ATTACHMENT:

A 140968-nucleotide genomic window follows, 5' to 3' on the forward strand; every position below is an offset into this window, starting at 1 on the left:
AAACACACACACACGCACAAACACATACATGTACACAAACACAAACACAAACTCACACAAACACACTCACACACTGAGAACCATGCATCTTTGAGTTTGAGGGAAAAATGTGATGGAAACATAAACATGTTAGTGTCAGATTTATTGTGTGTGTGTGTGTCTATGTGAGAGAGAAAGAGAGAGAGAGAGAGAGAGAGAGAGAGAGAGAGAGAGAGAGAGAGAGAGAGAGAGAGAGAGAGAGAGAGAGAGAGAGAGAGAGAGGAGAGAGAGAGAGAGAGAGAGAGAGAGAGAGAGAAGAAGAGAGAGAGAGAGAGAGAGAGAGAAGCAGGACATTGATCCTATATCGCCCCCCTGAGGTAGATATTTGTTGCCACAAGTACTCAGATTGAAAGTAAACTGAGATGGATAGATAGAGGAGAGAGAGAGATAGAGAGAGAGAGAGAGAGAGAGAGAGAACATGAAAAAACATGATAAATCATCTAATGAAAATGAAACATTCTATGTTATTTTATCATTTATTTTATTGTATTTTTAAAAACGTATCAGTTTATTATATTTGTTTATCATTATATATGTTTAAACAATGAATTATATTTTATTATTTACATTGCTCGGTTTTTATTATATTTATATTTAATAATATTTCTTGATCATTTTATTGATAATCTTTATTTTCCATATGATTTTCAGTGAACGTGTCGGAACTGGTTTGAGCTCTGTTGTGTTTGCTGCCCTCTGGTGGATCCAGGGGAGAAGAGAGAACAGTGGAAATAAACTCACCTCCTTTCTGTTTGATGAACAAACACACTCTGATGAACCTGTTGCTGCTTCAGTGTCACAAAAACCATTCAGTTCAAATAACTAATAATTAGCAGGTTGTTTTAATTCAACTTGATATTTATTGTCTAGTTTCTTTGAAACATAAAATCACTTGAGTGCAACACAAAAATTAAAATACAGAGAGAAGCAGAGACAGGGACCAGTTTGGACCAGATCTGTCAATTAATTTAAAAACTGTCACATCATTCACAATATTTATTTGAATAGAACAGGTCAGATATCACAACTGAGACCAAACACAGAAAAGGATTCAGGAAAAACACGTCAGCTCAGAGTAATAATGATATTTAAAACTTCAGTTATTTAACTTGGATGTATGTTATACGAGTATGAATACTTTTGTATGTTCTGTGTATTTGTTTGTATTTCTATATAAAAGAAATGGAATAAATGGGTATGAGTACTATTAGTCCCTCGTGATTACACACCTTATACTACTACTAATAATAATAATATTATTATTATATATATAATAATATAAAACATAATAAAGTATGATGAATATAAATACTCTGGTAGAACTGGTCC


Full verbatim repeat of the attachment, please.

A 140968-nucleotide genomic window follows, 5' to 3' on the forward strand; every position below is an offset into this window, starting at 1 on the left:
AAACACACACACACGCACAAACACATACATGTACACAAACACAAACACAAACTCACACAAACACACTCACACACTGAGAACCATGCATCTTTGAGTTTGAGGGAAAAATGTGATGGAAACATAAACATGTTAGTGTCAGATTTATTGTGTGTGTGTGTGTCTATGTGAGAGAGAAAGAGAGAGAGAGAGAGAGAGAGAGAGAGAGAGAGAGAGAGAGAGAGAGAGAGAGAGAGAGAGAGAGAGAGAGAGAGAGAGAGAGAGGAGAGAGAGAGAGAGAGAGAGAGAGAGAGAGAGAAGAAGAGAGAGAGAGAGAGAGAGAGAGAAGCAGGACATTGATCCTATATCGCCCCCCTGAGGTAGATATTTGTTGCCACAAGTACTCAGATTGAAAGTAAACTGAGATGGATAGATAGAGGAGAGAGAGAGATAGAGAGAGAGAGAGAGAGAGAGAGAGAACATGAAAAAACATGATAAATCATCTAATGAAAATGAAACATTCTATGTTATTTTATCATTTATTTTATTGTATTTTTAAAAACGTATCAGTTTATTATATTTGTTTATCATTATATATGTTTAAACAATGAATTATATTTTATTATTTACATTGCTCGGTTTTTATTATATTTATATTTAATAATATTTCTTGATCATTTTATTGATAATCTTTATTTTCCATATGATTTTCAGTGAACGTGTCGGAACTGGTTTGAGCTCTGTTGTGTTTGCTGCCCTCTGGTGGATCCAGGGGAGAAGAGAGAACAGTGGAAATAAACTCACCTCCTTTCTGTTTGATGAACAAACACACTCTGATGAACCTGTTGCTGCTTCAGTGTCACAAAAACCATTCAGTTCAAATAACTAATAATTAGCAGGTTGTTTTAATTCAACTTGATATTTATTGTCTAGTTTCTTTGAAACATAAAATCACTTGAGTGCAACACAAAAATTAAAATACAGAGAGAAGCAGAGACAGGGACCAGTTTGGACCAGATCTGTCAATTAATTTAAAAACTGTCACATCATTCACAATATTTATTTGAATAGAACAGGTCAGATATCACAACTGAGACCAAACACAGAAAAGGATTCAGGAAAAACACGTCAGCTCAGAGTAATAATGATATTTAAAACTTCAGTTATTTAACTTGGATGTATGTTATACGAGTATGAATACTTTTGTATGTTCTGTGTATTTGTTTGTATTTCTATATAAAAGAAATGGAATAAATGGGTATGAGTACTATTAGTCCCTCGTGATTACACACCTTATACTACTACTAATAATAATAATATTATTATTATATATATAATAATATAAAACATAATAAAGTATGATGAATATAAATACTCTGGTAGAACTGGTCC